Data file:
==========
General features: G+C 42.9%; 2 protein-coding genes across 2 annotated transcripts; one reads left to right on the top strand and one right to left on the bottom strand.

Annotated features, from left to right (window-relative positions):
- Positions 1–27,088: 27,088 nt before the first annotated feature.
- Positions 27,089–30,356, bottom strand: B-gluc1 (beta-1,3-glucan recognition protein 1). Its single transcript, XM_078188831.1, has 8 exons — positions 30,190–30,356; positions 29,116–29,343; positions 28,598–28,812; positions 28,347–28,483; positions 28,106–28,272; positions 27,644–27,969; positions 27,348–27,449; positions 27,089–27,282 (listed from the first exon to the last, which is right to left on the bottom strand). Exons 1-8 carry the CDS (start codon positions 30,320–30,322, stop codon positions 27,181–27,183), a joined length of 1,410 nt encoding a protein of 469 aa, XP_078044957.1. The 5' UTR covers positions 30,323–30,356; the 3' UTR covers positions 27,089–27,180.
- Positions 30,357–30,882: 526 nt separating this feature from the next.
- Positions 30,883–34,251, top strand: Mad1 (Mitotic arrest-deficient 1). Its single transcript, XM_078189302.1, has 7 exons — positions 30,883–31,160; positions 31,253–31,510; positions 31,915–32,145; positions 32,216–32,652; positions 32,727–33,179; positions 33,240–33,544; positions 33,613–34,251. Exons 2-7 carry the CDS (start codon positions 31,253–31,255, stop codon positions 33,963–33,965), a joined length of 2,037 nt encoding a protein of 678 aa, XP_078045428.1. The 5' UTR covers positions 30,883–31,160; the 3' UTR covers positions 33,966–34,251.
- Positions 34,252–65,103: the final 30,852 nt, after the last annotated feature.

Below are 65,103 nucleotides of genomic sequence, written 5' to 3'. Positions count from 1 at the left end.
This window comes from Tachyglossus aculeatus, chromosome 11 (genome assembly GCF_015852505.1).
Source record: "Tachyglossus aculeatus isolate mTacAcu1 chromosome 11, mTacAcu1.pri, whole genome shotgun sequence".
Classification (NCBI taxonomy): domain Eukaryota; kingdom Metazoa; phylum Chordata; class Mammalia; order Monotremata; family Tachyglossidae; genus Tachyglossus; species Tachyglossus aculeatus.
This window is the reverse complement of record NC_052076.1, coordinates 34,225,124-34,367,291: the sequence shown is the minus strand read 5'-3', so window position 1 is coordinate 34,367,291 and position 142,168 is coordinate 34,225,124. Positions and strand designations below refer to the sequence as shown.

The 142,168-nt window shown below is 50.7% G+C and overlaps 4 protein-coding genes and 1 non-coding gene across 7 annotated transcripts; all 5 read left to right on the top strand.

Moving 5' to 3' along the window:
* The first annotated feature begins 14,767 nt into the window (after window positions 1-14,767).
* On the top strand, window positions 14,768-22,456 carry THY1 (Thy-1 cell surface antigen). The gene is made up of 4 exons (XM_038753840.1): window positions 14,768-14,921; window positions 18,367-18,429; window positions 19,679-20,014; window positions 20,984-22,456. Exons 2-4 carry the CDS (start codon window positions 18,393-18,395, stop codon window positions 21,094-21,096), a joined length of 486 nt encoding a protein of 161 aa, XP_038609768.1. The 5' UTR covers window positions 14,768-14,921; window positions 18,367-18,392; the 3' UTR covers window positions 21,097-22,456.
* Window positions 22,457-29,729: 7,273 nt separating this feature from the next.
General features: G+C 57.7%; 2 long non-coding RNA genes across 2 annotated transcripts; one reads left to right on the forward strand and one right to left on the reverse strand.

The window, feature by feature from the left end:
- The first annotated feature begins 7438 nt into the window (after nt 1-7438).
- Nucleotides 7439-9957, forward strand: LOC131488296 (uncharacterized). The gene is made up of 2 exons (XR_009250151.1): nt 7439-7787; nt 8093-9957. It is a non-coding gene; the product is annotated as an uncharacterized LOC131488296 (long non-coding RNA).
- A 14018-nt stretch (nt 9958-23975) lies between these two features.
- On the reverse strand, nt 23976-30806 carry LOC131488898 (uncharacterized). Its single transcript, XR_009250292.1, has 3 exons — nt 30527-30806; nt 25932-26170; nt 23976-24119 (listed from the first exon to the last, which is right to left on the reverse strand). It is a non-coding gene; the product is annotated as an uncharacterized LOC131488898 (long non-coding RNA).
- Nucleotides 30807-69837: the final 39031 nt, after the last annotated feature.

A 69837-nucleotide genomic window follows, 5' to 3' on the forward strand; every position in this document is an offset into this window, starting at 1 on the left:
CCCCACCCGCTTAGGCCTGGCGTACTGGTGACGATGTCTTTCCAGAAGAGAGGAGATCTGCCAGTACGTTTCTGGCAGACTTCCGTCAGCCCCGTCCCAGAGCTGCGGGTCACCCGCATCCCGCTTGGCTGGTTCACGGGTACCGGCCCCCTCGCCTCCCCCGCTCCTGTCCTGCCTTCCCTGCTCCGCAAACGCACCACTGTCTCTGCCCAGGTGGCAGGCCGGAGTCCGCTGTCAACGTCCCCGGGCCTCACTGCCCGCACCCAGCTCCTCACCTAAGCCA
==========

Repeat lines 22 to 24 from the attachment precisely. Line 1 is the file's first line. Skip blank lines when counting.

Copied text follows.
- A 14018-nt stretch (nt 9958-23975) lies between these two features.
- On the reverse strand, nt 23976-30806 carry LOC131488898 (uncharacterized). Its single transcript, XR_009250292.1, has 3 exons — nt 30527-30806; nt 25932-26170; nt 23976-24119 (listed from the first exon to the last, which is right to left on the reverse strand). It is a non-coding gene; the product is annotated as an uncharacterized LOC131488898 (long non-coding RNA).
- Nucleotides 30807-69837: the final 39031 nt, after the last annotated feature.